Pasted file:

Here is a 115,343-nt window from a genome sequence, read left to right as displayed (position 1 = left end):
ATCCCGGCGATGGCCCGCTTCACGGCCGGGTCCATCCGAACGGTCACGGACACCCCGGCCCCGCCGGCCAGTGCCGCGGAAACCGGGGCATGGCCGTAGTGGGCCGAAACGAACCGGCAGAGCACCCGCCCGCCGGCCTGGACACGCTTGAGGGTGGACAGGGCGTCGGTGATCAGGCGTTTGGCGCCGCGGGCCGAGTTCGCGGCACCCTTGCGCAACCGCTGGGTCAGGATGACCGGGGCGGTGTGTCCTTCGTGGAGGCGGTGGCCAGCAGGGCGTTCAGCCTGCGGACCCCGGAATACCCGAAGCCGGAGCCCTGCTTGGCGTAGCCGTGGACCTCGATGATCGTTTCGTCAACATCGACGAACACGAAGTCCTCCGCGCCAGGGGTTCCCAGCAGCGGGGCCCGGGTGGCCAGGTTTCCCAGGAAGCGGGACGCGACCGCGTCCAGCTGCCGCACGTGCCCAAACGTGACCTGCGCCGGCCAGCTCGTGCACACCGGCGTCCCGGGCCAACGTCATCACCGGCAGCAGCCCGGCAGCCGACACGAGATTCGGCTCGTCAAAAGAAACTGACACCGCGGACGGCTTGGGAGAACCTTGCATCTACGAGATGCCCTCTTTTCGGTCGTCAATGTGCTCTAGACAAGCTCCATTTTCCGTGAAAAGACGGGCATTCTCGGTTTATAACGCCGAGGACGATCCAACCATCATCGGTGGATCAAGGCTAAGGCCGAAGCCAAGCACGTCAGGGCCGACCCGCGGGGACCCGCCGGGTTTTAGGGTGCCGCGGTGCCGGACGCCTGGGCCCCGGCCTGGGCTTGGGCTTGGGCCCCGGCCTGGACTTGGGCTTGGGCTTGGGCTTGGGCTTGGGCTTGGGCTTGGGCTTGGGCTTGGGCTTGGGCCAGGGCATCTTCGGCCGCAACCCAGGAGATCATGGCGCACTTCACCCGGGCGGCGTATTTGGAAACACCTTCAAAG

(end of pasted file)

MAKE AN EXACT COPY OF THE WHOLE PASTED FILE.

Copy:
Here is a 115,343-nt window from a genome sequence, read left to right as displayed (position 1 = left end):
ATCCCGGCGATGGCCCGCTTCACGGCCGGGTCCATCCGAACGGTCACGGACACCCCGGCCCCGCCGGCCAGTGCCGCGGAAACCGGGGCATGGCCGTAGTGGGCCGAAACGAACCGGCAGAGCACCCGCCCGCCGGCCTGGACACGCTTGAGGGTGGACAGGGCGTCGGTGATCAGGCGTTTGGCGCCGCGGGCCGAGTTCGCGGCACCCTTGCGCAACCGCTGGGTCAGGATGACCGGGGCGGTGTGTCCTTCGTGGAGGCGGTGGCCAGCAGGGCGTTCAGCCTGCGGACCCCGGAATACCCGAAGCCGGAGCCCTGCTTGGCGTAGCCGTGGACCTCGATGATCGTTTCGTCAACATCGACGAACACGAAGTCCTCCGCGCCAGGGGTTCCCAGCAGCGGGGCCCGGGTGGCCAGGTTTCCCAGGAAGCGGGACGCGACCGCGTCCAGCTGCCGCACGTGCCCAAACGTGACCTGCGCCGGCCAGCTCGTGCACACCGGCGTCCCGGGCCAACGTCATCACCGGCAGCAGCCCGGCAGCCGACACGAGATTCGGCTCGTCAAAAGAAACTGACACCGCGGACGGCTTGGGAGAACCTTGCATCTACGAGATGCCCTCTTTTCGGTCGTCAATGTGCTCTAGACAAGCTCCATTTTCCGTGAAAAGACGGGCATTCTCGGTTTATAACGCCGAGGACGATCCAACCATCATCGGTGGATCAAGGCTAAGGCCGAAGCCAAGCACGTCAGGGCCGACCCGCGGGGACCCGCCGGGTTTTAGGGTGCCGCGGTGCCGGACGCCTGGGCCCCGGCCTGGGCTTGGGCTTGGGCCCCGGCCTGGACTTGGGCTTGGGCTTGGGCTTGGGCTTGGGCTTGGGCTTGGGCTTGGGCTTGGGCTTGGGCCAGGGCATCTTCGGCCGCAACCCAGGAGATCATGGCGCACTTCACCCGGGCGGCGTATTTGGAAACACCTTCAAAG